The class of fire dictates what type of suppressant will be most effective. The two most common systems are single and dual fire suppression.

A single system uses only one type of suppression agent that may be a powder or a liquid. They tend to be cheaper to produce and install and are suitable for Class A fires without an accelerant.

A dual system utilizes tanks that suppress with both liquid and dry chemical agents, which is useful for Class B fires. The dry suppressant will extinguish the flames, while the liquid component cools down the heat source.

“If you don’t address the heat source, the fire will re-flash and return. In order to attack the fire from both angles, you need to put the fire out from the hydraulic fuel and also be able to cool down the components that can reignite, such as the heater, muffler or any moving parts that have generated frictional heat,” Bennett said.

Class C, or electrical fires, require a special type of pattern extinguisher that can illuminate the fire and spray suppression materials more strategically to avoid causing more damage or shorting.

“One thing to keep in mind is that both Class A combustion and Class C combustion can also turn into a Class B combustion if the flames travel to a hydraulic or fuel line,” Bennet said. “Therefore, a sophisticated suppression system is the best way to extinguish a fire quickly.”

Weighing the Cost and Benefits of Suppression Systems

Despite the effectiveness of fire suppression solutions, cost remains a barrier. Suppression systems generally do not come factory-installed, and operators wishing to implement such a system must have one custom-built for each particular machine.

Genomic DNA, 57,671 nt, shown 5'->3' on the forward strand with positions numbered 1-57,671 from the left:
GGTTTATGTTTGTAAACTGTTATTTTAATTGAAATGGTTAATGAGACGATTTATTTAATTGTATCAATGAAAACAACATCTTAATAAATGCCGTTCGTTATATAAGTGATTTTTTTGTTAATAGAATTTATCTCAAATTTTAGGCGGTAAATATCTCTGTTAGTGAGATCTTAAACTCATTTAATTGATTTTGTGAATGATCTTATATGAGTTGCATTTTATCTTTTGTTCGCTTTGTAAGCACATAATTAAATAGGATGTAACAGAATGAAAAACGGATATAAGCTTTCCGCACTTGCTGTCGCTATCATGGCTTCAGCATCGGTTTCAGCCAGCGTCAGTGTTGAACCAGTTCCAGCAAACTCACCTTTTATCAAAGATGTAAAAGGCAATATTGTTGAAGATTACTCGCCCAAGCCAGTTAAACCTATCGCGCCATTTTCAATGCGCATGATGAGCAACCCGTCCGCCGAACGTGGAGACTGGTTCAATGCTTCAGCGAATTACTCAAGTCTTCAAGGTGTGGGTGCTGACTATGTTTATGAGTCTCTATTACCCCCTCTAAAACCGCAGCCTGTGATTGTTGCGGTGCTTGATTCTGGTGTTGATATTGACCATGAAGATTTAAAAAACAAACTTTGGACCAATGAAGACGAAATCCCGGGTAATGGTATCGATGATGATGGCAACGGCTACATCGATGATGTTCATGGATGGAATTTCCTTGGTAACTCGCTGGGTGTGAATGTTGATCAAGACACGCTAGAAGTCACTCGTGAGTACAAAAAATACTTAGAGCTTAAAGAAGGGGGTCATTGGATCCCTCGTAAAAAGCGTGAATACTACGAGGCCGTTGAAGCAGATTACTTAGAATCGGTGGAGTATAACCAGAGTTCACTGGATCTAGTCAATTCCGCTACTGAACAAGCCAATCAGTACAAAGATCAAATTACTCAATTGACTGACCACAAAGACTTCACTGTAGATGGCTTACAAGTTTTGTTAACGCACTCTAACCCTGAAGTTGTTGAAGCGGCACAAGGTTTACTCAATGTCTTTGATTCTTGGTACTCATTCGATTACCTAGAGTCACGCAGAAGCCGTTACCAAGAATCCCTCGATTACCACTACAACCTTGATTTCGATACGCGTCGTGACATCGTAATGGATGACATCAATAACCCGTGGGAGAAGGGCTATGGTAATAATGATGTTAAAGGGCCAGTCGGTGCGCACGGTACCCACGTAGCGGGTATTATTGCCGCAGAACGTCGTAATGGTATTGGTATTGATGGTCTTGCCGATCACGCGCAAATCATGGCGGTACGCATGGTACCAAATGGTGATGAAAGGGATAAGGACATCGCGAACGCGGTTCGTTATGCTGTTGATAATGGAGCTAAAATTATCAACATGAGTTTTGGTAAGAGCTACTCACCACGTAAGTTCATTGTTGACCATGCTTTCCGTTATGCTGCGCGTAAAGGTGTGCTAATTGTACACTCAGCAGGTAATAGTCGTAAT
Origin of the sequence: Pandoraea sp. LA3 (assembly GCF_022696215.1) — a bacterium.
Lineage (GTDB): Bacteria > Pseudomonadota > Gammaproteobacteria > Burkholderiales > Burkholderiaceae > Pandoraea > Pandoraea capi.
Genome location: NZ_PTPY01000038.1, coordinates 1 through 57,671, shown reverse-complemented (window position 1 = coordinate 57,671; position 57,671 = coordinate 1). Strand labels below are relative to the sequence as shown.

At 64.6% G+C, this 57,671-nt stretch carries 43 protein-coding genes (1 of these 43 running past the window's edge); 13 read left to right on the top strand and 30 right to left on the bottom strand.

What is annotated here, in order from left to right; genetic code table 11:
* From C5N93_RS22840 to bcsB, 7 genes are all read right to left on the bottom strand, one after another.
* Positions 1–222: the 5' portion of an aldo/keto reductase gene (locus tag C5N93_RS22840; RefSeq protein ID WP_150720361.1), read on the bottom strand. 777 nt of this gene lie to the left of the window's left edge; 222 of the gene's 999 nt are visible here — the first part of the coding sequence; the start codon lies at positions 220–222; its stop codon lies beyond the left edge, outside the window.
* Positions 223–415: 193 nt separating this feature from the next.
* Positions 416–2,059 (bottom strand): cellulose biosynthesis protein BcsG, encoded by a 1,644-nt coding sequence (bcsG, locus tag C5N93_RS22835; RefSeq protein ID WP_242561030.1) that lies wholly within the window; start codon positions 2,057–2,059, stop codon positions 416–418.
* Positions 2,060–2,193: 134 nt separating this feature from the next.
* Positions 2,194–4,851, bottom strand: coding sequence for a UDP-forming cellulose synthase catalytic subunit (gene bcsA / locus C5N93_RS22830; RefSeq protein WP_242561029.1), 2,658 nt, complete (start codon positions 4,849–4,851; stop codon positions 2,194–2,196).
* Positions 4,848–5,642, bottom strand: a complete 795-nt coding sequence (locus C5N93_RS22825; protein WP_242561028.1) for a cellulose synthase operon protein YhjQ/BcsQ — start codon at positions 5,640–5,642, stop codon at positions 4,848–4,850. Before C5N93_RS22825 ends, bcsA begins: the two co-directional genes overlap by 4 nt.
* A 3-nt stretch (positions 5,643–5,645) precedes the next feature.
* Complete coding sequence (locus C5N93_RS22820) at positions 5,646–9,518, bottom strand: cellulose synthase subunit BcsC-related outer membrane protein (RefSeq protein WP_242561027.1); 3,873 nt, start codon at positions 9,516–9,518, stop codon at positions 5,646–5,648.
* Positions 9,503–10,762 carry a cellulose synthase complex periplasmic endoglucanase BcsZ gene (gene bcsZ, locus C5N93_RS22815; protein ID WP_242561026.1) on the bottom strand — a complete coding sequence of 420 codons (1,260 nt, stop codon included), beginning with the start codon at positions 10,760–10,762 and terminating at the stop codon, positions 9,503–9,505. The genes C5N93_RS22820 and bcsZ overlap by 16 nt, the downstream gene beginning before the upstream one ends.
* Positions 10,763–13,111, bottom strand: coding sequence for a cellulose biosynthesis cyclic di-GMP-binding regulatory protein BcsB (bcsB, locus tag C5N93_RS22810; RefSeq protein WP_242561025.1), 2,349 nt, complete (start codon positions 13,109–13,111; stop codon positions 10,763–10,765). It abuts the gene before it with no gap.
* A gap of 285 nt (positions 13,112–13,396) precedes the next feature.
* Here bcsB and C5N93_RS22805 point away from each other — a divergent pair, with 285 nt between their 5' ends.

“Each system has to be custom-designed based on the location of the heat source. It would entail detectors in various areas, multiple lengths of tubing and different locations for nozzles,” Bennett said. “I think in the future we will see more companies either having their own proprietary system or offering factory installation of the equipment.”

The systems can range from a few thousand dollars to well over $10,000 depending on how many tubes and nozzles are needed and the size of the tanks containing the fire suppressants. Vehicle owners and operators must decide whether that investment is worthwhile.

“If a company has a wheel loader valued at $50,000, it might not make sense to put $10,000 worth of improvements on it,” Bennett said. “But from an underwriting standpoint, fire suppression systems would be a way to reduce risk and lower premiums.”

Rely on Industry Expertise

Luckily, there are other simpler and less expensive ways to mitigate fire risk.

“A lot of heavy equipment fires can be eliminated with daily maintenance and cleaning. A responsible company will inspect each machine every day to ensure they are clear of combustible debris and that there are no leaking fuel lines or frayed wires,” Bennett said.

A skilled adjuster can help operators identify possible fire hazards not always obvious at first glance. A hole may not be visible, but often a gray or discolored hose indicates something is off. Belly pans that protect the engine and transmission should be kept clear — even a small buildup of waste can serve as kindling. For companies that do choose to install a fire suppression system, bi-annual inspections are necessary to keep them in top order.